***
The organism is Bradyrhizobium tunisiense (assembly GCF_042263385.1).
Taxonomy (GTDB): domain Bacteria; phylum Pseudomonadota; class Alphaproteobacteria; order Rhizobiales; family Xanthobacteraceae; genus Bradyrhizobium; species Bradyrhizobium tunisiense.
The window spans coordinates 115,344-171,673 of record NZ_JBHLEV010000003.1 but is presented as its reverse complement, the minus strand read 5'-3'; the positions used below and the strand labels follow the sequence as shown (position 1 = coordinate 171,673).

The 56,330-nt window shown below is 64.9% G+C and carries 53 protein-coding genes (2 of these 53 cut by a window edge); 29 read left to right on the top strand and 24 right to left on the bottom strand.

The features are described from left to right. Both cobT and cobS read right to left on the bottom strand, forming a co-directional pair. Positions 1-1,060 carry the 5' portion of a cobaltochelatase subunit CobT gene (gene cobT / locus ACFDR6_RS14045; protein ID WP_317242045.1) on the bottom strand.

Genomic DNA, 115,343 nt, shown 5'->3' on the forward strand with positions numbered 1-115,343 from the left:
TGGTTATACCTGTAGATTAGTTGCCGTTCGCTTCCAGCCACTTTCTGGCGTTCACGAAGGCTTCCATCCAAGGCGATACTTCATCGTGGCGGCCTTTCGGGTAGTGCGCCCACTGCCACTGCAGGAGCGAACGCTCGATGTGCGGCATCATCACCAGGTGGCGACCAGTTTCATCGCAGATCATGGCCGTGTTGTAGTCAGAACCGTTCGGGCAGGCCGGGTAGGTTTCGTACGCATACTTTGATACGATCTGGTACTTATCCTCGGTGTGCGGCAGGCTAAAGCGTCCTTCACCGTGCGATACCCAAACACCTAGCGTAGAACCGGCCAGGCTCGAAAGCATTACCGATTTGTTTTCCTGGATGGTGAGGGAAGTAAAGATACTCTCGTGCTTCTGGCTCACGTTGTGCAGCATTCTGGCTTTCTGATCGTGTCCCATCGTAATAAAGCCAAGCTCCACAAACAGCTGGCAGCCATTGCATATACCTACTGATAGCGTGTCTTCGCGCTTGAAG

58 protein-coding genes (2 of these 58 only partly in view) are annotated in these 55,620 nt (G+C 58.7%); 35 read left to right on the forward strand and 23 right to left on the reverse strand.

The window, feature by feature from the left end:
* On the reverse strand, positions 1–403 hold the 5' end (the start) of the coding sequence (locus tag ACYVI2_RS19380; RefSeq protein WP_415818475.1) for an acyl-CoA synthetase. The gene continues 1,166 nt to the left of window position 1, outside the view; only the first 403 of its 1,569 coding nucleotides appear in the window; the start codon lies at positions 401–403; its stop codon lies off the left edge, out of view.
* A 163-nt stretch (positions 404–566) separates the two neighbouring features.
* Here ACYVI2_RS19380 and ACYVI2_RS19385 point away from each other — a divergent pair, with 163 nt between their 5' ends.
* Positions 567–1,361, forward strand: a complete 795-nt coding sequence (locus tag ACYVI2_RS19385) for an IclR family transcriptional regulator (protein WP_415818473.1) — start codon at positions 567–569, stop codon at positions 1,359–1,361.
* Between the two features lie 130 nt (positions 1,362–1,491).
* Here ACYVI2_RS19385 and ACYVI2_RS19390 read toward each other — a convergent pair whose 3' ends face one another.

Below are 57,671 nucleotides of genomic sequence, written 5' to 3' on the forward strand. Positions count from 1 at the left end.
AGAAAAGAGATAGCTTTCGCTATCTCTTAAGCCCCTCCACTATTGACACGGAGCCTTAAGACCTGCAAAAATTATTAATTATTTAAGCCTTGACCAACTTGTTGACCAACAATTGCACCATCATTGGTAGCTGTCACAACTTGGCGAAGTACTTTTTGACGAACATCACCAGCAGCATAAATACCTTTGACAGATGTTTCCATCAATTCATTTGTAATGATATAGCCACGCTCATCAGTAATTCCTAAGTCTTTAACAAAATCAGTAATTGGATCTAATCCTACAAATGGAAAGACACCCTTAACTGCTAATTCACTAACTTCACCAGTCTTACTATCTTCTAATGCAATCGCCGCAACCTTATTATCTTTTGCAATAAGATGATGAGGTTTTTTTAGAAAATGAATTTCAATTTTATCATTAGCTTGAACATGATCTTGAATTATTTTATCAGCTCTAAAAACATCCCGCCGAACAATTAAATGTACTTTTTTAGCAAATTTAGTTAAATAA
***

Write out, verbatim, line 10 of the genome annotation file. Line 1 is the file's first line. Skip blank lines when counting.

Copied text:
* On the reverse strand, positions 1–403 hold the 5' end (the start) of the coding sequence (locus tag ACYVI2_RS19380; RefSeq protein WP_415818475.1) for an acyl-CoA synthetase. The gene continues 1,166 nt to the left of window position 1, outside the view; only the first 403 of its 1,569 coding nucleotides appear in the window; the start codon lies at positions 401–403; its stop codon lies off the left edge, out of view.